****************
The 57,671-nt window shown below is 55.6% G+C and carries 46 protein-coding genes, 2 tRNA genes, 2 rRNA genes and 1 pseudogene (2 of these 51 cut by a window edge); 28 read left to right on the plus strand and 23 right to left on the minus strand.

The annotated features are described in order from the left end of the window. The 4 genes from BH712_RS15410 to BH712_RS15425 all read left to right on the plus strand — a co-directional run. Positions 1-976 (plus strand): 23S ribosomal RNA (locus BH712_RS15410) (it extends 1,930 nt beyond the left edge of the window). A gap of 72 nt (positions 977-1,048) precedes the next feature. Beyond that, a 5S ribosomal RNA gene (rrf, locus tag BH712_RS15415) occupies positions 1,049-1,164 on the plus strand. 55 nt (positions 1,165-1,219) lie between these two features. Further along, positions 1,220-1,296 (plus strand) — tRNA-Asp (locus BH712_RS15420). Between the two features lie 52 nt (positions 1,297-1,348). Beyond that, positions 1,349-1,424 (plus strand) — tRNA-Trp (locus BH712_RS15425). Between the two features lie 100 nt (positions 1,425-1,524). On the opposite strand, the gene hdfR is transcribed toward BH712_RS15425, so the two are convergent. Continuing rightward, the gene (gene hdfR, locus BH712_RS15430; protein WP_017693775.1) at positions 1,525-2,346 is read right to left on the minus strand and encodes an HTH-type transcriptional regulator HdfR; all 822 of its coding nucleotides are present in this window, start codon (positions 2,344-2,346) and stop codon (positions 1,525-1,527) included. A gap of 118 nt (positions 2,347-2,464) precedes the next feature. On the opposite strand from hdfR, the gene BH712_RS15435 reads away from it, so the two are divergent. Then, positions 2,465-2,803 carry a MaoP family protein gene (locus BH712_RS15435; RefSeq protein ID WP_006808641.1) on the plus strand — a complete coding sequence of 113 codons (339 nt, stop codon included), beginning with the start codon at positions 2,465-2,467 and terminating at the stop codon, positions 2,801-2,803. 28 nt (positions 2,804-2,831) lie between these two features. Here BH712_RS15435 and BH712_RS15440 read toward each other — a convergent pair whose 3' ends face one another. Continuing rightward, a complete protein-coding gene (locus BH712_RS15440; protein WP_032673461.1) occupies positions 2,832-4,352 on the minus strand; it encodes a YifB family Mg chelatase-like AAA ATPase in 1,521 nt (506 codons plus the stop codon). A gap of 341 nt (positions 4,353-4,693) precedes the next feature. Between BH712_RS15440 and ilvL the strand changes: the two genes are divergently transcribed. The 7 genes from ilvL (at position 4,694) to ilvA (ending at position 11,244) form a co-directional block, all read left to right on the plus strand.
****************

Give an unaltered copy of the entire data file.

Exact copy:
The 57,671-nt window shown below is 55.6% G+C and carries 46 protein-coding genes, 2 tRNA genes, 2 rRNA genes and 1 pseudogene (2 of these 51 cut by a window edge); 28 read left to right on the plus strand and 23 right to left on the minus strand.

The annotated features are described in order from the left end of the window. The 4 genes from BH712_RS15410 to BH712_RS15425 all read left to right on the plus strand — a co-directional run. Positions 1-976 (plus strand): 23S ribosomal RNA (locus BH712_RS15410) (it extends 1,930 nt beyond the left edge of the window). A gap of 72 nt (positions 977-1,048) precedes the next feature. Beyond that, a 5S ribosomal RNA gene (rrf, locus tag BH712_RS15415) occupies positions 1,049-1,164 on the plus strand. 55 nt (positions 1,165-1,219) lie between these two features. Further along, positions 1,220-1,296 (plus strand) — tRNA-Asp (locus BH712_RS15420). Between the two features lie 52 nt (positions 1,297-1,348). Beyond that, positions 1,349-1,424 (plus strand) — tRNA-Trp (locus BH712_RS15425). Between the two features lie 100 nt (positions 1,425-1,524). On the opposite strand, the gene hdfR is transcribed toward BH712_RS15425, so the two are convergent. Continuing rightward, the gene (gene hdfR, locus BH712_RS15430; protein WP_017693775.1) at positions 1,525-2,346 is read right to left on the minus strand and encodes an HTH-type transcriptional regulator HdfR; all 822 of its coding nucleotides are present in this window, start codon (positions 2,344-2,346) and stop codon (positions 1,525-1,527) included. A gap of 118 nt (positions 2,347-2,464) precedes the next feature. On the opposite strand from hdfR, the gene BH712_RS15435 reads away from it, so the two are divergent. Then, positions 2,465-2,803 carry a MaoP family protein gene (locus BH712_RS15435; RefSeq protein ID WP_006808641.1) on the plus strand — a complete coding sequence of 113 codons (339 nt, stop codon included), beginning with the start codon at positions 2,465-2,467 and terminating at the stop codon, positions 2,801-2,803. 28 nt (positions 2,804-2,831) lie between these two features. Here BH712_RS15435 and BH712_RS15440 read toward each other — a convergent pair whose 3' ends face one another. Continuing rightward, a complete protein-coding gene (locus BH712_RS15440; protein WP_032673461.1) occupies positions 2,832-4,352 on the minus strand; it encodes a YifB family Mg chelatase-like AAA ATPase in 1,521 nt (506 codons plus the stop codon). A gap of 341 nt (positions 4,353-4,693) precedes the next feature. Between BH712_RS15440 and ilvL the strand changes: the two genes are divergently transcribed. The 7 genes from ilvL (at position 4,694) to ilvA (ending at position 11,244) form a co-directional block, all read left to right on the plus strand.